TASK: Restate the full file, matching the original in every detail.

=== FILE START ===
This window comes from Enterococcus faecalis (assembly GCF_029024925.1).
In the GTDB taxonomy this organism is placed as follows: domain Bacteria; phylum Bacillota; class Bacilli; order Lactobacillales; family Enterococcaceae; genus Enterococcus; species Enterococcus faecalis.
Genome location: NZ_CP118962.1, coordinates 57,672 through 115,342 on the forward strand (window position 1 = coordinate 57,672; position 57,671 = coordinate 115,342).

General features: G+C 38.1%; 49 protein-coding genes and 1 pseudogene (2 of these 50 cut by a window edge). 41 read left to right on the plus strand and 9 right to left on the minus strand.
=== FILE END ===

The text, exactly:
This window comes from Enterococcus faecalis (assembly GCF_029024925.1).
In the GTDB taxonomy this organism is placed as follows: domain Bacteria; phylum Bacillota; class Bacilli; order Lactobacillales; family Enterococcaceae; genus Enterococcus; species Enterococcus faecalis.
Genome location: NZ_CP118962.1, coordinates 57,672 through 115,342 on the forward strand (window position 1 = coordinate 57,672; position 57,671 = coordinate 115,342).

General features: G+C 38.1%; 49 protein-coding genes and 1 pseudogene (2 of these 50 cut by a window edge). 41 read left to right on the plus strand and 9 right to left on the minus strand.